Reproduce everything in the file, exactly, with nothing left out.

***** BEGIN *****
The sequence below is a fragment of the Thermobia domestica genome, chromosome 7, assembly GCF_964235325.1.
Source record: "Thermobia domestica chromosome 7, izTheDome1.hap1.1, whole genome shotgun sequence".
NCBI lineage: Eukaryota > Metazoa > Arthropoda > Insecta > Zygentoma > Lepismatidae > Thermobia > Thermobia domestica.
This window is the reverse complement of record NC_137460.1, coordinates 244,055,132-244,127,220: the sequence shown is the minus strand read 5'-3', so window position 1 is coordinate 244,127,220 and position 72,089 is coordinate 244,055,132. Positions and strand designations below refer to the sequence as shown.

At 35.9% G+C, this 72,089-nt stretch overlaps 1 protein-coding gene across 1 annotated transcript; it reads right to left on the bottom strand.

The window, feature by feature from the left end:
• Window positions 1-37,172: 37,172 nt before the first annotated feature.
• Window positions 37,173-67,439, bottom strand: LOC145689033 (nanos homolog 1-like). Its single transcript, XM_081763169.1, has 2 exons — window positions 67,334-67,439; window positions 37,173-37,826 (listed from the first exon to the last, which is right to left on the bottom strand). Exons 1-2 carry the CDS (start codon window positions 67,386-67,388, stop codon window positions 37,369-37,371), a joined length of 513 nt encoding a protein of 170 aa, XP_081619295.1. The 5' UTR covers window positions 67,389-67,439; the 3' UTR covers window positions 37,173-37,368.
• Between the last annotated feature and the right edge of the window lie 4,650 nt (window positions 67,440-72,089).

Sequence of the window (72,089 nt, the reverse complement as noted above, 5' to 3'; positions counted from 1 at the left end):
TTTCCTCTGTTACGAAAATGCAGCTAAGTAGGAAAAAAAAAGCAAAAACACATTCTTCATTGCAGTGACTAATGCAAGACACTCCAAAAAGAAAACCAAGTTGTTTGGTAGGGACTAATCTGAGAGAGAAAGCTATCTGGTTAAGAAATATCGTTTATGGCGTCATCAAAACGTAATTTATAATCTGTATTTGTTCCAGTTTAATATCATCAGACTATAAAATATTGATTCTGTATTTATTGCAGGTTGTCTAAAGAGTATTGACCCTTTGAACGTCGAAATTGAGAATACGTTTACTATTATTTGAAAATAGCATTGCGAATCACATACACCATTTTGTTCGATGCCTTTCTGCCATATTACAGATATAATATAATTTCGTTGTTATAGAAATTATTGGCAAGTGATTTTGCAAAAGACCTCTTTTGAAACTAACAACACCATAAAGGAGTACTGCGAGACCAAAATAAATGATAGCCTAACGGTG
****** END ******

The sequence below is a fragment of the Thermobia domestica genome, chromosome 7, assembly GCF_964235325.1.
Source record: "Thermobia domestica chromosome 7, izTheDome1.hap1.1, whole genome shotgun sequence".
NCBI lineage: Eukaryota > Metazoa > Arthropoda > Insecta > Zygentoma > Lepismatidae > Thermobia > Thermobia domestica.
This window is the reverse complement of record NC_137460.1, coordinates 244,055,132-244,127,220: the sequence shown is the minus strand read 5'-3', so window position 1 is coordinate 244,127,220 and position 72,089 is coordinate 244,055,132. Positions and strand designations below refer to the sequence as shown.

At 35.9% G+C, this 72,089-nt stretch overlaps 1 protein-coding gene across 1 annotated transcript; it reads right to left on the bottom strand.

The window, feature by feature from the left end:
• Window positions 1-37,172: 37,172 nt before the first annotated feature.
• Window positions 37,173-67,439, bottom strand: LOC145689033 (nanos homolog 1-like). Its single transcript, XM_081763169.1, has 2 exons — window positions 67,334-67,439; window positions 37,173-37,826 (listed from the first exon to the last, which is right to left on the bottom strand). Exons 1-2 carry the CDS (start codon window positions 67,386-67,388, stop codon window positions 37,369-37,371), a joined length of 513 nt encoding a protein of 170 aa, XP_081619295.1. The 5' UTR covers window positions 67,389-67,439; the 3' UTR covers window positions 37,173-37,368.
• Between the last annotated feature and the right edge of the window lie 4,650 nt (window positions 67,440-72,089).

Sequence of the window (72,089 nt, the reverse complement as noted above, 5' to 3'; positions counted from 1 at the left end):
TTTCCTCTGTTACGAAAATGCAGCTAAGTAGGAAAAAAAAAGCAAAAACACATTCTTCATTGCAGTGACTAATGCAAGACACTCCAAAAAGAAAACCAAGTTGTTTGGTAGGGACTAATCTGAGAGAGAAAGCTATCTGGTTAAGAAATATCGTTTATGGCGTCATCAAAACGTAATTTATAATCTGTATTTGTTCCAGTTTAATATCATCAGACTATAAAATATTGATTCTGTATTTATTGCAGGTTGTCTAAAGAGTATTGACCCTTTGAACGTCGAAATTGAGAATACGTTTACTATTATTTGAAAATAGCATTGCGAATCACATACACCATTTTGTTCGATGCCTTTCTGCCATATTACAGATATAATATAATTTCGTTGTTATAGAAATTATTGGCAAGTGATTTTGCAAAAGACCTCTTTTGAAACTAACAACACCATAAAGGAGTACTGCGAGACCAAAATAAATGATAGCCTAACGGTG